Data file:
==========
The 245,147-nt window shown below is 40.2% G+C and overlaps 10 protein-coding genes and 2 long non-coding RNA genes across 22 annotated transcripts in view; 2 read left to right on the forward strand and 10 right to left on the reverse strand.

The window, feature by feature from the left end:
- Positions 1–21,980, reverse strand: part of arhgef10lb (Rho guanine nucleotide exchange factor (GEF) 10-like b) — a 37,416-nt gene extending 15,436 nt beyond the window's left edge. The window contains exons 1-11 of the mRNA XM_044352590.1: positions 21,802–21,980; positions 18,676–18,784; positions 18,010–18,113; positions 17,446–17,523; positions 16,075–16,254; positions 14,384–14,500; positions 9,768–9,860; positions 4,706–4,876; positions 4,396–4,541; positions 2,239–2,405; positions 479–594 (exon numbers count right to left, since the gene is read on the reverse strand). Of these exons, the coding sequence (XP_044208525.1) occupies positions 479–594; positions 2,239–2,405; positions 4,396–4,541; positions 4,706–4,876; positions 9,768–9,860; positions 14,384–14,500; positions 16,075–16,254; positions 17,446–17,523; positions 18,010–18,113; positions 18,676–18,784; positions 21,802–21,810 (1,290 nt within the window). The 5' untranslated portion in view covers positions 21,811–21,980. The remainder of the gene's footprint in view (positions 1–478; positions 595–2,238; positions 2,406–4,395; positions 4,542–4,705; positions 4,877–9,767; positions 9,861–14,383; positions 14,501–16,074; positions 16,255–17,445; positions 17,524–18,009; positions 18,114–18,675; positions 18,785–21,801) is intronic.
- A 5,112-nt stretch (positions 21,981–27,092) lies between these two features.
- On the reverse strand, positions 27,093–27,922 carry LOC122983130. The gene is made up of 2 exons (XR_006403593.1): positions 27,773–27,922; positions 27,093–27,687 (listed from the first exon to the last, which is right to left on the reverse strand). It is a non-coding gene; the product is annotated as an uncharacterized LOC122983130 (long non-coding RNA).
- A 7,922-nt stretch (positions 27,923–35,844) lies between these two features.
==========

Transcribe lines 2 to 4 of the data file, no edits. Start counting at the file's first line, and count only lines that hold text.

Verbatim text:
The window, feature by feature from the left end:
- Positions 1–21,980, reverse strand: part of arhgef10lb (Rho guanine nucleotide exchange factor (GEF) 10-like b) — a 37,416-nt gene extending 15,436 nt beyond the window's left edge. The window contains exons 1-11 of the mRNA XM_044352590.1: positions 21,802–21,980; positions 18,676–18,784; positions 18,010–18,113; positions 17,446–17,523; positions 16,075–16,254; positions 14,384–14,500; positions 9,768–9,860; positions 4,706–4,876; positions 4,396–4,541; positions 2,239–2,405; positions 479–594 (exon numbers count right to left, since the gene is read on the reverse strand). Of these exons, the coding sequence (XP_044208525.1) occupies positions 479–594; positions 2,239–2,405; positions 4,396–4,541; positions 4,706–4,876; positions 9,768–9,860; positions 14,384–14,500; positions 16,075–16,254; positions 17,446–17,523; positions 18,010–18,113; positions 18,676–18,784; positions 21,802–21,810 (1,290 nt within the window). The 5' untranslated portion in view covers positions 21,811–21,980. The remainder of the gene's footprint in view (positions 1–478; positions 595–2,238; positions 2,406–4,395; positions 4,542–4,705; positions 4,877–9,767; positions 9,861–14,383; positions 14,501–16,074; positions 16,255–17,445; positions 17,524–18,009; positions 18,114–18,675; positions 18,785–21,801) is intronic.
- A 5,112-nt stretch (positions 21,981–27,092) lies between these two features.